The small town of Atlin, British Columbia is the location of one of the most important gold mining centers in Canadian history. While the first discover of gold in the British Columbia region occurred in 1857, it was not until the great Atlin Gold Rush of 1898 did the town grow in popularity thanks to its gold. As one of the biggest offshoots of the Klondike Gold Rush, the Atlin Gold Rush demonstrated just how the presence of gold could change a sleepy, little town into a major center if only for a little while.
Although gold had been discovered in British Columbia as early as 1857 with subsequent discoveries in different locations running up to the 1870s, there was not a huge gold rush to the region at that time. The remote location and difficult terrain made many sections of British Columbia rather hostile towards the mining of gold.
In fact, no significant discoveries were made after 1873 which made it seem like the gold in the area had been thoroughly mined. That all changed in 1898 when the Klondike Gold Rush occurred. With thousands upon thousands of prospectors heading towards the Alaskan frontier, there was a renewed interest in the mining of gold in British Columbia.
At the same time, two men were searching for gold along Pine Creek which is very near Atlin and made the discovery of gold that would change the town forever. From the records, it appears that they made their discover in January of that year, but the news only filtered out later that year as the Klondike Gold Rush went into full swing. By the following year, nearly 5,000 prospectors had flooded into Atlin to search along Pine Creek.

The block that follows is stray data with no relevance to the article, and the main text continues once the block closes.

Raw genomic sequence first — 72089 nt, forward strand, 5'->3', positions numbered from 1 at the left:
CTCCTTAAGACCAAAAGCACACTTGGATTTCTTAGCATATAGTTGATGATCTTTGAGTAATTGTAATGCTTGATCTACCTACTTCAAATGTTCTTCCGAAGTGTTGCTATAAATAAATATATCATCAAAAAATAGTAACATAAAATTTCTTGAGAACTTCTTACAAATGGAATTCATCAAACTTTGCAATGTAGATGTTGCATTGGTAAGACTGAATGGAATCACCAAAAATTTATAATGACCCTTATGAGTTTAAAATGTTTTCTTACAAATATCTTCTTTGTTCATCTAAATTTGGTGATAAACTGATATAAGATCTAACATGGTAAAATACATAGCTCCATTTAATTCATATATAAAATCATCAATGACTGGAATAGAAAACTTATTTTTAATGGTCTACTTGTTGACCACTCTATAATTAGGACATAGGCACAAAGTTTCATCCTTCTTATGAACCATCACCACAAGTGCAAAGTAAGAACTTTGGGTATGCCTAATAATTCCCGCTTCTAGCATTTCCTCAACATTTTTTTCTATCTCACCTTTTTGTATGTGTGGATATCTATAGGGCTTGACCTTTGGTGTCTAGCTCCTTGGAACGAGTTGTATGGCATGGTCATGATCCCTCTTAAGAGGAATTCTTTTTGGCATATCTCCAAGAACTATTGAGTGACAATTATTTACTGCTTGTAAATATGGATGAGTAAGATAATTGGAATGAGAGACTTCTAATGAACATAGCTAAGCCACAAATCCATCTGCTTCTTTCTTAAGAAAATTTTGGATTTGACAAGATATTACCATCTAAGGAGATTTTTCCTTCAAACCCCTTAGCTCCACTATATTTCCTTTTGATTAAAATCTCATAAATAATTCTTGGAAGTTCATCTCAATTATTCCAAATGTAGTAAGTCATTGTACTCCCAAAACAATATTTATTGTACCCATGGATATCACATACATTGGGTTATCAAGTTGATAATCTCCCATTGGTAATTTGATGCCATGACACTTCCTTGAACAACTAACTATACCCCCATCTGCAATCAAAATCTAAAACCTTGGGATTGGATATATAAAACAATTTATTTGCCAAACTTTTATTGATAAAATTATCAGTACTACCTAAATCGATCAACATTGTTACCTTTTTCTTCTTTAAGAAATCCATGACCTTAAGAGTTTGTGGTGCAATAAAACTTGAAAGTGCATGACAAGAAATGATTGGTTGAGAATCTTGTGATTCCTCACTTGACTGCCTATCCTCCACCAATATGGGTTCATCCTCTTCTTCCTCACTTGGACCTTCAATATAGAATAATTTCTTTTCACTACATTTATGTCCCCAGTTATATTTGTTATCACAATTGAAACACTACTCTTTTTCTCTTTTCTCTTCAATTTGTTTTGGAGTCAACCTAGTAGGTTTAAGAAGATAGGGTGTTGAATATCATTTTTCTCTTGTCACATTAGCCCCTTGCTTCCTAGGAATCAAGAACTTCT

Early on, most of the shallow, easy to find gold deposits were thoroughly cleaned out which left the rest of the gold to be discovered in the deep ground. The combination of the difficult terrain and harsh conditions forced many miners to quit while others joined together in their efforts to mine the gold. By 1900, hydraulic mining operations were begun to help clear away the soil and find the gold. During that same time, gold mining was expanded from Pine Creek to reach the Birch and Spruce Creeks as well.
By 1905, the hydraulic mining was such as success that a dam was built at the mouth of Surprise Lake in 1905 which actually increased the amount of water that could be used for mining. Over the next 25 years, hydraulic mining of this area continued. While mechanized mining efforts which included dredging Pine Creek proved unsuccessful, the use of a steam shovel operation in 1906 did find a considerable amount of gold.
By 1930, the mining activity in the Atlin region slowed down considerably. Also, due to the rather exotic location of Atlin, the town was earning money as a tourist destination. However, by 1934 the price of gold increased dramatically which led to a renewed interest in mining gold which lasted for another 20 years. With the coming of the 1960s, gold mining in the Atlin region slowed to a trickle as much of the gold has already been mined. However, the discovery of gold on Squaw Creek in 1927 is still being mined heavily today.
There is still plenty of gold nuggets coming out of the gravels around Atlin. We have had the pleasure holding several huge nuggets that weighed several ounces up to one that weighed nearly a pound! This area still holds great potential for gold miners.